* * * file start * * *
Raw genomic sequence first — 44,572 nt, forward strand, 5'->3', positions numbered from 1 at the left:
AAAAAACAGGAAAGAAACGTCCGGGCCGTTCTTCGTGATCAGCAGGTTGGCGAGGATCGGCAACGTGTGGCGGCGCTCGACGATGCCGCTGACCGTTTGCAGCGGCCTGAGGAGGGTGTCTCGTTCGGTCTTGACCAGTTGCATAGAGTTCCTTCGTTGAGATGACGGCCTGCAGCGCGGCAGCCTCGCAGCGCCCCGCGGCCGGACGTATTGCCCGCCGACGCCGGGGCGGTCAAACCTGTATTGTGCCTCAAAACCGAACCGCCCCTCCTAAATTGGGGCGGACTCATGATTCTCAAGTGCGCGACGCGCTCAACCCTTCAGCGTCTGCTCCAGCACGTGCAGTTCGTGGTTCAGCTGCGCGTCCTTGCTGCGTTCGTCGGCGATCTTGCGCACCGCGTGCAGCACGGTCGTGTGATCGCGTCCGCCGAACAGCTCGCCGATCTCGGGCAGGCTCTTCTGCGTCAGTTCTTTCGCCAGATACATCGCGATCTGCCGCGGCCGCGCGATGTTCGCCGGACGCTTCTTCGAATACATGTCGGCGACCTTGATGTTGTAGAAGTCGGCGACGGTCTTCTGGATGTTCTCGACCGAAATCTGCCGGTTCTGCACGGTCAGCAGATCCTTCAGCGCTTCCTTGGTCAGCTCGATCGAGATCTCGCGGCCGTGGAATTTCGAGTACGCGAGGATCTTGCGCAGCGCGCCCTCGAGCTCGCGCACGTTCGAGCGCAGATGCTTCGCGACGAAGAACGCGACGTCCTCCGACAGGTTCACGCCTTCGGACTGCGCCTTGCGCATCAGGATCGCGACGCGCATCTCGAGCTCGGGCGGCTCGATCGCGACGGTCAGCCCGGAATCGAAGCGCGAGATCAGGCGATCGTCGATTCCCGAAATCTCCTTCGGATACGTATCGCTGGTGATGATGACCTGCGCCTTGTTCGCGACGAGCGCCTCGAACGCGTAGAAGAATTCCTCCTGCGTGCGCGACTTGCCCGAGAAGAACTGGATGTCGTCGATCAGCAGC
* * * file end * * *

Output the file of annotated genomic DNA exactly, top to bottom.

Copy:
Raw genomic sequence first — 44,572 nt, forward strand, 5'->3', positions numbered from 1 at the left:
AAAAAACAGGAAAGAAACGTCCGGGCCGTTCTTCGTGATCAGCAGGTTGGCGAGGATCGGCAACGTGTGGCGGCGCTCGACGATGCCGCTGACCGTTTGCAGCGGCCTGAGGAGGGTGTCTCGTTCGGTCTTGACCAGTTGCATAGAGTTCCTTCGTTGAGATGACGGCCTGCAGCGCGGCAGCCTCGCAGCGCCCCGCGGCCGGACGTATTGCCCGCCGACGCCGGGGCGGTCAAACCTGTATTGTGCCTCAAAACCGAACCGCCCCTCCTAAATTGGGGCGGACTCATGATTCTCAAGTGCGCGACGCGCTCAACCCTTCAGCGTCTGCTCCAGCACGTGCAGTTCGTGGTTCAGCTGCGCGTCCTTGCTGCGTTCGTCGGCGATCTTGCGCACCGCGTGCAGCACGGTCGTGTGATCGCGTCCGCCGAACAGCTCGCCGATCTCGGGCAGGCTCTTCTGCGTCAGTTCTTTCGCCAGATACATCGCGATCTGCCGCGGCCGCGCGATGTTCGCCGGACGCTTCTTCGAATACATGTCGGCGACCTTGATGTTGTAGAAGTCGGCGACGGTCTTCTGGATGTTCTCGACCGAAATCTGCCGGTTCTGCACGGTCAGCAGATCCTTCAGCGCTTCCTTGGTCAGCTCGATCGAGATCTCGCGGCCGTGGAATTTCGAGTACGCGAGGATCTTGCGCAGCGCGCCCTCGAGCTCGCGCACGTTCGAGCGCAGATGCTTCGCGACGAAGAACGCGACGTCCTCCGACAGGTTCACGCCTTCGGACTGCGCCTTGCGCATCAGGATCGCGACGCGCATCTCGAGCTCGGGCGGCTCGATCGCGACGGTCAGCCCGGAATCGAAGCGCGAGATCAGGCGATCGTCGATTCCCGAAATCTCCTTCGGATACGTATCGCTGGTGATGATGACCTGCGCCTTGTTCGCGACGAGCGCCTCGAACGCGTAGAAGAATTCCTCCTGCGTGCGCGACTTGCCCGAGAAGAACTGGATGTCGTCGATCAGCAGC